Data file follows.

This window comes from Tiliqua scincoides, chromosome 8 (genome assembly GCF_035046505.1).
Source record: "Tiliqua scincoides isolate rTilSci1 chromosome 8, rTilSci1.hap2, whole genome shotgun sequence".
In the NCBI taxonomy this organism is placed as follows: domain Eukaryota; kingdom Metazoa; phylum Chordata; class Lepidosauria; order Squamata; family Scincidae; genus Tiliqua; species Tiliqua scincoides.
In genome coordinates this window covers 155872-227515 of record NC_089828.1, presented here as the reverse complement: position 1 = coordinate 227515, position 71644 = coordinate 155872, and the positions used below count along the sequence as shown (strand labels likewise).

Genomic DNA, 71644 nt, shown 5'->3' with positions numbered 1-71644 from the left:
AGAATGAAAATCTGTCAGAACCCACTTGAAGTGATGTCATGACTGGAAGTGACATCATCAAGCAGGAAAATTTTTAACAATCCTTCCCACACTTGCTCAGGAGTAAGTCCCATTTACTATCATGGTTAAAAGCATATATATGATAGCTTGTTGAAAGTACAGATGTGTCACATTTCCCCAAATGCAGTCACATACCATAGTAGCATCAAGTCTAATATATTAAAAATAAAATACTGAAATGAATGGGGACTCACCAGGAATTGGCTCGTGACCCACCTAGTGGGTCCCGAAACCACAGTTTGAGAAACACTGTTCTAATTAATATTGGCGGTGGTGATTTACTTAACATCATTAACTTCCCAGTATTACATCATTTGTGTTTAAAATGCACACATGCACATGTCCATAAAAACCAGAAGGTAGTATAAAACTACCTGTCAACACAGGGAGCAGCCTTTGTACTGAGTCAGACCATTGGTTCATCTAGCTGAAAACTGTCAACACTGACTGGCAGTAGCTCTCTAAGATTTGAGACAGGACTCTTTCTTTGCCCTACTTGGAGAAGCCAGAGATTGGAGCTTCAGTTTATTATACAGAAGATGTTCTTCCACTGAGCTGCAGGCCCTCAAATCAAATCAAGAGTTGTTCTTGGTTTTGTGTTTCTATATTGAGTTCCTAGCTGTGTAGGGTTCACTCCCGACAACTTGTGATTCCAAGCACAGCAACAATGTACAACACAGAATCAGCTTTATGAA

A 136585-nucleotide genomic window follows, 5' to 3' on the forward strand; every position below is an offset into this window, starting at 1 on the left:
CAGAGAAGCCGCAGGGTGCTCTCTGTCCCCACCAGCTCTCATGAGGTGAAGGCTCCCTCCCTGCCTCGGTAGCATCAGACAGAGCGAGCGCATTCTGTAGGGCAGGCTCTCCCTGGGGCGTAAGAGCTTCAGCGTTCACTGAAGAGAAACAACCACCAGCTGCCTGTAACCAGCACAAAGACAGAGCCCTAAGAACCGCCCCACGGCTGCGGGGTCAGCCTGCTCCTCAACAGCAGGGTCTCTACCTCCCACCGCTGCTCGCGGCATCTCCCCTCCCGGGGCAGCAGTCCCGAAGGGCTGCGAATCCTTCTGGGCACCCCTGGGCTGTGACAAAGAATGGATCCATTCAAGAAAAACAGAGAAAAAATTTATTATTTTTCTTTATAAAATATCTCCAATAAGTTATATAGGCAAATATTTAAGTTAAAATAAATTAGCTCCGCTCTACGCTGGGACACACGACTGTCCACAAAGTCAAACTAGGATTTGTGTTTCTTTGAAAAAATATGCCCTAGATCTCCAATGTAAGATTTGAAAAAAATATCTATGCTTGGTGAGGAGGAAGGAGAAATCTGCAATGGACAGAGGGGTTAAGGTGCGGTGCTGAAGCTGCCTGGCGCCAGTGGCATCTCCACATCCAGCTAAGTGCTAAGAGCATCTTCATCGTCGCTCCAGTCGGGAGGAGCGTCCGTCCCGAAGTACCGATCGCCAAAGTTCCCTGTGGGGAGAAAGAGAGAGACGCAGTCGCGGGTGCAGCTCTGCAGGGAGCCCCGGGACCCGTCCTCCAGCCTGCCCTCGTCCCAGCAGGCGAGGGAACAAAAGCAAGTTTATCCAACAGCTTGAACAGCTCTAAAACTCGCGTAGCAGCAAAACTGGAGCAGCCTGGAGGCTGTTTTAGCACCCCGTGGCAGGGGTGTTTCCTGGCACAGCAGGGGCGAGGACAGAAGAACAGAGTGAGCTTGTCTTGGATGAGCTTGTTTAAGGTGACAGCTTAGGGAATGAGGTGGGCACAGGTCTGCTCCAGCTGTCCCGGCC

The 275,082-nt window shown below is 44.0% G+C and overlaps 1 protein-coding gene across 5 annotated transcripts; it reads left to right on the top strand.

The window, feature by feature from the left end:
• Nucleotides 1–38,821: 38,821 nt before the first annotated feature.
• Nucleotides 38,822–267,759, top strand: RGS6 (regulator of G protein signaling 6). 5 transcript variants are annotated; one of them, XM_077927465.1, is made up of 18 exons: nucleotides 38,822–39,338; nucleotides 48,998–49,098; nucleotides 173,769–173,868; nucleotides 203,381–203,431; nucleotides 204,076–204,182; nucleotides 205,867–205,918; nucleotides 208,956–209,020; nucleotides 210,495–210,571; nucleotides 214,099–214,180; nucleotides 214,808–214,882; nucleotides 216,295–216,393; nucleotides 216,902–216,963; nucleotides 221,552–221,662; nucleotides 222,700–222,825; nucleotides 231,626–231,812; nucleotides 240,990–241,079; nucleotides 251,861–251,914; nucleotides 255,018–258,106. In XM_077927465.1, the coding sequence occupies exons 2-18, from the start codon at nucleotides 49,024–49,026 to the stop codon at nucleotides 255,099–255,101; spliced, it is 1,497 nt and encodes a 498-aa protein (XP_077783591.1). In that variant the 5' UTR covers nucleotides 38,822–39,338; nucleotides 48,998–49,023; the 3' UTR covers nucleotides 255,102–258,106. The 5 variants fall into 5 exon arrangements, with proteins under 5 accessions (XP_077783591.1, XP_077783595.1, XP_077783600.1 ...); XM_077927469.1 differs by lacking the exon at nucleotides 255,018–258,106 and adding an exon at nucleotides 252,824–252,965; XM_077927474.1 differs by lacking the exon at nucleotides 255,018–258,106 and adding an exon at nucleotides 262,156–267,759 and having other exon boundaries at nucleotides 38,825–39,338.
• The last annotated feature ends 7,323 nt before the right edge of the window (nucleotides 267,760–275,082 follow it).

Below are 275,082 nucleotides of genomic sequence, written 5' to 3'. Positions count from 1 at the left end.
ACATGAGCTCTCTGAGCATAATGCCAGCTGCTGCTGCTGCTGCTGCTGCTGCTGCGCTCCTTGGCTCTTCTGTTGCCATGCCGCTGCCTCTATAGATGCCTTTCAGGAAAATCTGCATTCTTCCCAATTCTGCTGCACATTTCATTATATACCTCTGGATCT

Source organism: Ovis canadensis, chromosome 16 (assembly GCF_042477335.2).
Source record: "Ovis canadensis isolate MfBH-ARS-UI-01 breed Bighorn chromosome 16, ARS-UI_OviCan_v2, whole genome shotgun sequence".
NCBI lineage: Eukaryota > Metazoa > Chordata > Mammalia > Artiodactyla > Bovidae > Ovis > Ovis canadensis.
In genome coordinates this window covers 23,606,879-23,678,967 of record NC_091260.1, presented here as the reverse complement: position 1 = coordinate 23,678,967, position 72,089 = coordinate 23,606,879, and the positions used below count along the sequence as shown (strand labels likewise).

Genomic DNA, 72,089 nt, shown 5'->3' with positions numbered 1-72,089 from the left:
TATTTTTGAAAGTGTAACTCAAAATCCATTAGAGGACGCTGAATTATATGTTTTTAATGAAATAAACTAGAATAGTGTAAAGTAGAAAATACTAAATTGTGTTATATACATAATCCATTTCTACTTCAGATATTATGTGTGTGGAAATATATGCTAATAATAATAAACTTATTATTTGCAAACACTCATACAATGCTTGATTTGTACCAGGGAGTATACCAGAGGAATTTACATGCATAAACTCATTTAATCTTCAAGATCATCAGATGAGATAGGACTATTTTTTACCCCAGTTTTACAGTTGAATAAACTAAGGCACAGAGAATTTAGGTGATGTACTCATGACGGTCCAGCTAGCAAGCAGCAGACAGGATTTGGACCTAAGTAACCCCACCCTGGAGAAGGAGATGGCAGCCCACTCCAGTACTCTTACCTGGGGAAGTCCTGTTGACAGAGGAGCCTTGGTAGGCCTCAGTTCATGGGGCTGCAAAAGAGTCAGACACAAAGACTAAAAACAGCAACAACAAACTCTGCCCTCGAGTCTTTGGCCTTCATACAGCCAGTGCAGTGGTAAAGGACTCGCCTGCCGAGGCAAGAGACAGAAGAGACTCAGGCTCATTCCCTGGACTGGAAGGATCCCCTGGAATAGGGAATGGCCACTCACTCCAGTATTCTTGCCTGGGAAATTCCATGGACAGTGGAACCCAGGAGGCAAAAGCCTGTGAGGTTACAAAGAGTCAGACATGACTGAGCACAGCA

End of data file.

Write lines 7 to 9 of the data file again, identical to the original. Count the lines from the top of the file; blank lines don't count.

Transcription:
A 136585-nucleotide genomic window follows, 5' to 3' on the forward strand; every position below is an offset into this window, starting at 1 on the left:
CAGAGAAGCCGCAGGGTGCTCTCTGTCCCCACCAGCTCTCATGAGGTGAAGGCTCCCTCCCTGCCTCGGTAGCATCAGACAGAGCGAGCGCATTCTGTAGGGCAGGCTCTCCCTGGGGCGTAAGAGCTTCAGCGTTCACTGAAGAGAAACAACCACCAGCTGCCTGTAACCAGCACAAAGACAGAGCCCTAAGAACCGCCCCACGGCTGCGGGGTCAGCCTGCTCCTCAACAGCAGGGTCTCTACCTCCCACCGCTGCTCGCGGCATCTCCCCTCCCGGGGCAGCAGTCCCGAAGGGCTGCGAATCCTTCTGGGCACCCCTGGGCTGTGACAAAGAATGGATCCATTCAAGAAAAACAGAGAAAAAATTTATTATTTTTCTTTATAAAATATCTCCAATAAGTTATATAGGCAAATATTTAAGTTAAAATAAATTAGCTCCGCTCTACGCTGGGACACACGACTGTCCACAAAGTCAAACTAGGATTTGTGTTTCTTTGAAAAAATATGCCCTAGATCTCCAATGTAAGATTTGAAAAAAATATCTATGCTTGGTGAGGAGGAAGGAGAAATCTGCAATGGACAGAGGGGTTAAGGTGCGGTGCTGAAGCTGCCTGGCGCCAGTGGCATCTCCACATCCAGCTAAGTGCTAAGAGCATCTTCATCGTCGCTCCAGTCGGGAGGAGCGTCCGTCCCGAAGTACCGATCGCCAAAGTTCCCTGTGGGGAGAAAGAGAGAGACGCAGTCGCGGGTGCAGCTCTGCAGGGAGCCCCGGGACCCGTCCTCCAGCCTGCCCTCGTCCCAGCAGGCGAGGGAACAAAAGCAAGTTTATCCAACAGCTTGAACAGCTCTAAAACTCGCGTAGCAGCAAAACTGGAGCAGCCTGGAGGCTGTTTTAGCACCCCGTGGCAGGGGTGTTTCCTGGCACAGCAGGGGCGAGGACAGAAGAACAGAGTGAGCTTGTCTTGGATGAGCTTGTTTAAGGTGACAGCTTAGGGAATGAGGTGGGCACAGGTCTGCTCCAGCTGTCCCGGCC

The 275,082-nt window shown below is 44.0% G+C and overlaps 1 protein-coding gene across 5 annotated transcripts; it reads left to right on the top strand.